It was for freedom that Christ set us free!

Monday, November 14, 2016

What Am I Doing?

I stepped forward without much thought to receive the Eucharist as the priest said, “The Body of Christ."

“Amen,” I answered as he placed the wafer in my mouth. I made the sign of the cross and moved toward the minister holding the cup.

“The Blood of Christ,” she said.

“Amen.” I reached for it, but then stopped mid-reach.

“What am I doing?” the thought flashed into my mind. “Do you realize you just now received the holy Body of our Savior?”

My mind focused on that image.

People began stacking up behind me, so I quickly sipped Christ’s Blood and moved toward my pew. But the moment stayed with me.

“What am I doing?”

When the prophet Isaiah saw the Lord, he fell on his face in fear (Isaiah 6:5). When Moses approached God in the bush aflame with Holy Presence, he removed his sandals and “hid his face, for he was afraid to look at God” (Exodus 3:5-6). When St. John saw the risen and glorified Christ, he fell to the ground as if dead (Revelation 1:17).

And I had just been in the very presence of God, I had just received His holy body and blood, nearly as an afterthought. 

I knelt in the pew and watched as my fellow Catholics moved slowly in line toward the Eucharist. Some chewed gum. Others glanced casually around the sanctuary. Many crossed themselves so rapidly, their hand nearly blurred as it brushed their forehead, chest and shoulders.

And I saw myself in them; Casual. Detached from the sacred moment.

What am I doing? 

Oh, Lord! I am not worthy that you should enter under my roof. But only say the word, and my soul shall be healed.

Thursday, November 10, 2016

To What Purpose November 8?

Anyone with a modicum of understanding of the God of Scripture knows God delivered us from judgment on November 8. He answered the prayers of multiple thousands of Christians and other God- fearing Americans. Our national sins of abortion and flagrant sexual immorality alone – not to even mention our other national sins – our sins stink to the highest heaven just as Sodom’s sins sent their stench to God’s nostrils (Genesis 18-19).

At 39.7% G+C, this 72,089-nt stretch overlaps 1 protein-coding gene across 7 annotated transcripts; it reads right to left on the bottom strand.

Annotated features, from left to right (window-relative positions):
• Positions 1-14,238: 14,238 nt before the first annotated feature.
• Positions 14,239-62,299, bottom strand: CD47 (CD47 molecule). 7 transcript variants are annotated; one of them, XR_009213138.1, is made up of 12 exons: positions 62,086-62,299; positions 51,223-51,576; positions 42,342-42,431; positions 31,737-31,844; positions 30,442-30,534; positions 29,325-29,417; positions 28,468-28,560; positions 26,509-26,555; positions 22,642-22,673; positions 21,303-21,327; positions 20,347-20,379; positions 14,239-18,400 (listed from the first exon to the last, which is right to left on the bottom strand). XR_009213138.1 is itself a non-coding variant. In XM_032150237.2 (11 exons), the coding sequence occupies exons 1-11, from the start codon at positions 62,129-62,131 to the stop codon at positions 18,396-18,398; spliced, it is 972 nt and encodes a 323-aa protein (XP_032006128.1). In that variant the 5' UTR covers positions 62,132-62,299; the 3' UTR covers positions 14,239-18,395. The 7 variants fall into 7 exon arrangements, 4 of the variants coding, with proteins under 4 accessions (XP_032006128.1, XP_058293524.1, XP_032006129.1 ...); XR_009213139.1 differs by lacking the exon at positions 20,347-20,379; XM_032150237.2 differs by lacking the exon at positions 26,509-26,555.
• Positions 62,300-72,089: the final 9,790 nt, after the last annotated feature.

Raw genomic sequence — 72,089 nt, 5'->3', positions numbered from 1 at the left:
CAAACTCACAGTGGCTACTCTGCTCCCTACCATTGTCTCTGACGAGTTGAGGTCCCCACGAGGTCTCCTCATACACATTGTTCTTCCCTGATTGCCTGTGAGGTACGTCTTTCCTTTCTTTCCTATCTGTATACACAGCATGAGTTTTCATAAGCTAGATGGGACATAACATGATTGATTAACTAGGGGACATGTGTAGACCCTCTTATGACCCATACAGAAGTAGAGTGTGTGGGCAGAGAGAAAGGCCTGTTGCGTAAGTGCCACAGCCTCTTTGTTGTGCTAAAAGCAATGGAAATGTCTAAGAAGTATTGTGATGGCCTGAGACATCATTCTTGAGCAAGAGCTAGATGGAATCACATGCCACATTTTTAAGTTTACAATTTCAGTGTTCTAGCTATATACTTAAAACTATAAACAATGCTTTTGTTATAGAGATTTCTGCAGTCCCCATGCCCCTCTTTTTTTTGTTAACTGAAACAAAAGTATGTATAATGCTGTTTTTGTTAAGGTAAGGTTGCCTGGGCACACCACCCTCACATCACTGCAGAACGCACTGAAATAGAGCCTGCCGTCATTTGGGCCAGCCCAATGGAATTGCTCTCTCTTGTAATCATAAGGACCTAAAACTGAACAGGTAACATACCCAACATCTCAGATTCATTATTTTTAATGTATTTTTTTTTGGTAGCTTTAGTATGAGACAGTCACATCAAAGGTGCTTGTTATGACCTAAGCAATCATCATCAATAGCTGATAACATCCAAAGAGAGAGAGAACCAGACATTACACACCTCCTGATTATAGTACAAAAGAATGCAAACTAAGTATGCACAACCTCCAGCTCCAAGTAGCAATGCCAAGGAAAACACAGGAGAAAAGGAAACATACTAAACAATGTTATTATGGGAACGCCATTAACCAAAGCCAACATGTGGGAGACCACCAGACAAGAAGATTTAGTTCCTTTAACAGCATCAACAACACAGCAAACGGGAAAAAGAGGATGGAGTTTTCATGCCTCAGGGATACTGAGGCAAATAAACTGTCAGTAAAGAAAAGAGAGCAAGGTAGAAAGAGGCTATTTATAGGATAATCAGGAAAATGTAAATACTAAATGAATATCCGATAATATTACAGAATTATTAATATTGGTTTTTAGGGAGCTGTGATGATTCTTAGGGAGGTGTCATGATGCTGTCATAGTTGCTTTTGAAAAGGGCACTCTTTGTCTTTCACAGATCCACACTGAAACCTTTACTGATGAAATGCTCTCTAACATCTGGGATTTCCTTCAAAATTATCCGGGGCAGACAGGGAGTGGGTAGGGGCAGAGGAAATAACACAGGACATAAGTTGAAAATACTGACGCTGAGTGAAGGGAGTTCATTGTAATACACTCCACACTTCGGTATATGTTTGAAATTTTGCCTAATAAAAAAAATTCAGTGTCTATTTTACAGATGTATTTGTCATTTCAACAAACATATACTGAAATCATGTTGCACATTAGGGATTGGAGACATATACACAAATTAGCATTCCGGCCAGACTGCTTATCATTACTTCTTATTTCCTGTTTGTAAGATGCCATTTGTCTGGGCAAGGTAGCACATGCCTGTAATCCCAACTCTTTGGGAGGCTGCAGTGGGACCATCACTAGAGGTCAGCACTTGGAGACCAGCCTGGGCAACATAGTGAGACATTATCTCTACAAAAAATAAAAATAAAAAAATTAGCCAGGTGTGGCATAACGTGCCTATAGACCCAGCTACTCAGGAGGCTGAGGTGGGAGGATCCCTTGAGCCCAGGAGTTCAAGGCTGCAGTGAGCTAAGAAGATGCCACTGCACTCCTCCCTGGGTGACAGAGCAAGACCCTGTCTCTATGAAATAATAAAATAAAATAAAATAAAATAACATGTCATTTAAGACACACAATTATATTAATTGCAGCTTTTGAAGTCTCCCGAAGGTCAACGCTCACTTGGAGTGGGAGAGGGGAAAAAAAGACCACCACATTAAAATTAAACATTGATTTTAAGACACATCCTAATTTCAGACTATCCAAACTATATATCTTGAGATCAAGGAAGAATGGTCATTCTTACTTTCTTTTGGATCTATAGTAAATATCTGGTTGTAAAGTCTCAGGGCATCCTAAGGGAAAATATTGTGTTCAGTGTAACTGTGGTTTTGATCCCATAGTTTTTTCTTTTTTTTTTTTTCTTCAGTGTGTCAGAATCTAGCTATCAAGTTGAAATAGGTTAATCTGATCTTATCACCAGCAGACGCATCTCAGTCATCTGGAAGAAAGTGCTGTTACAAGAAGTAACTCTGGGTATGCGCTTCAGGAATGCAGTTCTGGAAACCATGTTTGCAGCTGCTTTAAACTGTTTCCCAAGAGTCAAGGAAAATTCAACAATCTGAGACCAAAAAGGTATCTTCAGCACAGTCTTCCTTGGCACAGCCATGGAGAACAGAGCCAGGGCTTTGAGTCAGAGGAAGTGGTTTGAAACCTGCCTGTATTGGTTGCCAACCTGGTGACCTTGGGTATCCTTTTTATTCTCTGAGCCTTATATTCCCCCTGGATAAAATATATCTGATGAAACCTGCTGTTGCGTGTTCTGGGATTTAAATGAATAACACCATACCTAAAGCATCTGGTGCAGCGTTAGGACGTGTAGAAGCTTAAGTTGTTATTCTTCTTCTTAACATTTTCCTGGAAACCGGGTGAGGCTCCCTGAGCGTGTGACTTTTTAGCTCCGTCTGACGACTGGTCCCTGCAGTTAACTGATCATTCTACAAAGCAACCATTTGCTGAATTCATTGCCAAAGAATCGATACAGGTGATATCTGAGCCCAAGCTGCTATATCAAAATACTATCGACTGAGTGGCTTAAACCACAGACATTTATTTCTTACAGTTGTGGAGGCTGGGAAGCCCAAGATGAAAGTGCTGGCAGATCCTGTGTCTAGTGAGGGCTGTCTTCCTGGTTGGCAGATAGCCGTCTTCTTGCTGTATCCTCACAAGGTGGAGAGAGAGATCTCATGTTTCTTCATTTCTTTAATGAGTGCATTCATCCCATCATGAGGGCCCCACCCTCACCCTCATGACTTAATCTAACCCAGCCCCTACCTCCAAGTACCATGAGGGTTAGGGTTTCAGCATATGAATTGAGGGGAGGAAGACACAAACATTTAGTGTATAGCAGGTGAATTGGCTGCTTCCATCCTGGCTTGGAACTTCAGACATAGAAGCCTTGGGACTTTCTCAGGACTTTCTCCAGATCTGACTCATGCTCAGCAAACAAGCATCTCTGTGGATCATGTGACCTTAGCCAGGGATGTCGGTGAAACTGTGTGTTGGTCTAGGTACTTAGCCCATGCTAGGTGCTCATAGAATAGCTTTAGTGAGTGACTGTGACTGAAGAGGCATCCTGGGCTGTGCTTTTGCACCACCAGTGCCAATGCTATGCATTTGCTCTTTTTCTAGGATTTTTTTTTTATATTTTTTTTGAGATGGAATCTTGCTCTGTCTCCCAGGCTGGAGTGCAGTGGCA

Yes, God had mercy on us this time by not giving us what we deserve.

At this point we ought to be reminded of St. Paul’s comment to the church at Rome: Or do you show contempt for the riches of his kindness, forbearance and patience, not realizing that God’s kindness is intended to lead you to repentance? (Romans 2:4)

Christians and other God-fearing Americans ought to take serious and measured heed of what the apostle wrote.

The Church has enough to repent of to keep us on our knees for the next four years. And I IMPLORE US to not sit back now and think our work is done until next time. Such an attitude would be very unwise and very costly.  God is not One to be mocked.

Perhaps that is one reason the Holy Spirit made it easy for us to find model prayers of repentance. I call it the DEN prayer models: Daniel,Ezra,Nehemiah. Look at chapter 9 in each of the three Biblical books and you will find model prayers in which every pastor, deacon, priest, bishop, rabbi, and Sunday School teacher/catechist could lead their congregations. And the DEN prayer models also can serve as templates for individual prayers as well.

You and I must not fail to recognize and openly acknowledge the gift of grace (Grace: God giving us what we do not deserve. Note the difference in the definition of Mercy I listed at the beginning) – we must not fail to recognize and openly acknowledge the gift of grace God extended to us on November 8. We must not be like the ten lepers healed by Jesus – of whom only the one returned to give Him thanks. (Luke 17:11-19)

Christian, and you who fear the God of the Bible, God still calls us to national repentance. We kill 3500 babies in the womb each DAY in American abortion centers. We have elevated sexual perversions to the law of the land. We have turned our backs on the truly needy among us (I use the phrase “truly needy” on purpose). We are carelessly and cavalierly permitting our children and grandchildren to be taught God is merely an ancient myth useful only within the four walls of a church or synagogue. We have enthroned the ‘dollar’ to the place of worship and shoved the Creator to the periphery of our day to day lives. And those are only the beginning of our sins for which God will judge us if we do not repent.

What the prophet wrote in 2 Chronicles 7:13-14 still holds true, and may God help us to never lose sight of that promise – AND that implied warning: If I shut up the heavens so that there is no rain, or if I command the locust to devour the land, or if I send pestilence among My people, and My people who are called by My name humble themselves and pray and seek My face and turn from their wicked ways, then I will hear from heaven, will forgive their sin and will heal their land.